AL has a negative prognostic impact on local recurrence after restorative resection of rectal cancer. A significant association between colorectal AL and reduced long-term cancer specific survival was also noted. No association between AL and distant recurrence was found.
SourceAvailable from: Frank Denis Mcdermott[Show abstract] [Hide abstract]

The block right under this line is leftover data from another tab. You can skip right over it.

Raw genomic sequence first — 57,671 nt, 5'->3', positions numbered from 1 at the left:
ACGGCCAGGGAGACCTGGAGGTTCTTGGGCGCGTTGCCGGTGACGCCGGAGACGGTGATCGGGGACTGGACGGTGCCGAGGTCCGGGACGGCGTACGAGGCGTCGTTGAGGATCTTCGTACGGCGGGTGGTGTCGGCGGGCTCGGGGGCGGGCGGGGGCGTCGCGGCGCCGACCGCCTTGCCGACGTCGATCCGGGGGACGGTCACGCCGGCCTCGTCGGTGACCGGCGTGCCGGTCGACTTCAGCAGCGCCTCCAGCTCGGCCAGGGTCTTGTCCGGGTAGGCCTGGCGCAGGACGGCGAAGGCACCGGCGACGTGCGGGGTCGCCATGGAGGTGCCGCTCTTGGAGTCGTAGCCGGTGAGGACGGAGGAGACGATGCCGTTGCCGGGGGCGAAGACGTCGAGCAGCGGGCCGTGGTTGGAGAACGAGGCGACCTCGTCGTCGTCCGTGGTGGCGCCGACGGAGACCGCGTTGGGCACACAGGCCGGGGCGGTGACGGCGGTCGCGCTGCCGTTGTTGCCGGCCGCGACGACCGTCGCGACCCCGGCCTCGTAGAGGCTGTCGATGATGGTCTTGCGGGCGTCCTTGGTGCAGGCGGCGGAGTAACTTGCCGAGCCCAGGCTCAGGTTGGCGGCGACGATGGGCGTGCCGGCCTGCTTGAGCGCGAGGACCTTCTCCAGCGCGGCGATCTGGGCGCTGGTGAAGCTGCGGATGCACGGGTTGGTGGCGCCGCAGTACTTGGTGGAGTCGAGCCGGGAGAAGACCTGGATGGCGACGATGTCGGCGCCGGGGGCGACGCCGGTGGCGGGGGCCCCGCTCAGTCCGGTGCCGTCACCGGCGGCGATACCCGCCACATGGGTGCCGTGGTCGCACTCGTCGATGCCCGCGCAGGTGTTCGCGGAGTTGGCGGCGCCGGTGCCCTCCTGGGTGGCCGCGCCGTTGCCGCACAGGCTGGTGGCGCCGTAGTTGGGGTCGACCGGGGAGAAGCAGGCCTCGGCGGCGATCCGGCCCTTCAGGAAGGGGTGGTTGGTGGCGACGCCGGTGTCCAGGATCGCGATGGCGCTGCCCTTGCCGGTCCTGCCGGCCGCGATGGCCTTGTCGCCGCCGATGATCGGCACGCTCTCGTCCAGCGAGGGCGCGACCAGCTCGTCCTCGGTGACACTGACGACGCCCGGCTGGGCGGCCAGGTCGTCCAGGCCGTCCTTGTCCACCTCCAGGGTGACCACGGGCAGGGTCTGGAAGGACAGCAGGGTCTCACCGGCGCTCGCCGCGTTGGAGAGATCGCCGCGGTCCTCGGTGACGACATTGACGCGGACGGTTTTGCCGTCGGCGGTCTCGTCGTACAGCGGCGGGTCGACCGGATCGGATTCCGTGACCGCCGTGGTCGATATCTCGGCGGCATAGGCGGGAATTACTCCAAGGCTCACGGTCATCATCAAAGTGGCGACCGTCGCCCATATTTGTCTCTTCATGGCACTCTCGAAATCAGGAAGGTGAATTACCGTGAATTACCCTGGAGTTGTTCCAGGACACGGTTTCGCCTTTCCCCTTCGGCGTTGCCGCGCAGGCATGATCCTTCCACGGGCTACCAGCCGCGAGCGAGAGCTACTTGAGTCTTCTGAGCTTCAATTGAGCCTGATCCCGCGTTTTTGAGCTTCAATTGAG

ABSTRACT: Background Anastomotic leak (AL) represents a dreaded complication following colorectal surgery, with a prevalence of 1–19 per cent. There remains a lack of consensus regarding factors that may predispose to AL and the relative risks associated with them. The objective was to perform a systematic review of the literature, focusing on the role of preoperative, intraoperative and postoperative factors in the development of colorectal ALs.MethodsA systematic review was performed to identify adjustable and non-adjustable preoperative, intraoperative and postoperative factors in the pathogenesis of AL. Additionally, a severity grading system was proposed to guide treatment.ResultsOf 1707 papers screened, 451 fulfilled the criteria for inclusion in the review. Significant preoperative risk factors were: male sex, American Society of Anesthesiologists fitness grade above II, renal disease, co-morbidity and history of radiotherapy. Tumour-related factors were: distal site, size larger than 3 cm, advanced stage, emergency surgery and metastatic disease. Adjustable risk factors were: smoking, obesity, poor nutrition, alcohol excess, immunosuppressants and bevacizumab. Intraoperative risk factors were: blood loss/transfusion and duration of surgery more than 4 h. Stomas lessen the consequences but not the prevalence of AL. In the postoperative period, CT is the most commonly used imaging tool, with or without rectal contrast, and a C-reactive protein level exceeding 150 mg/l on day 3–5 is the most sensitive biochemical marker. A five-level classification system for AL severity and appropriate management is presented.Conclusion Specific risk factors and their potential correction or indications for stoma were identified. An AL severity score is proposed to aid clinical decision-making.British Journal of Surgery 02/2015; 102(5). DOI:10.1002/bjs.9697 · 5.21 Impact Factor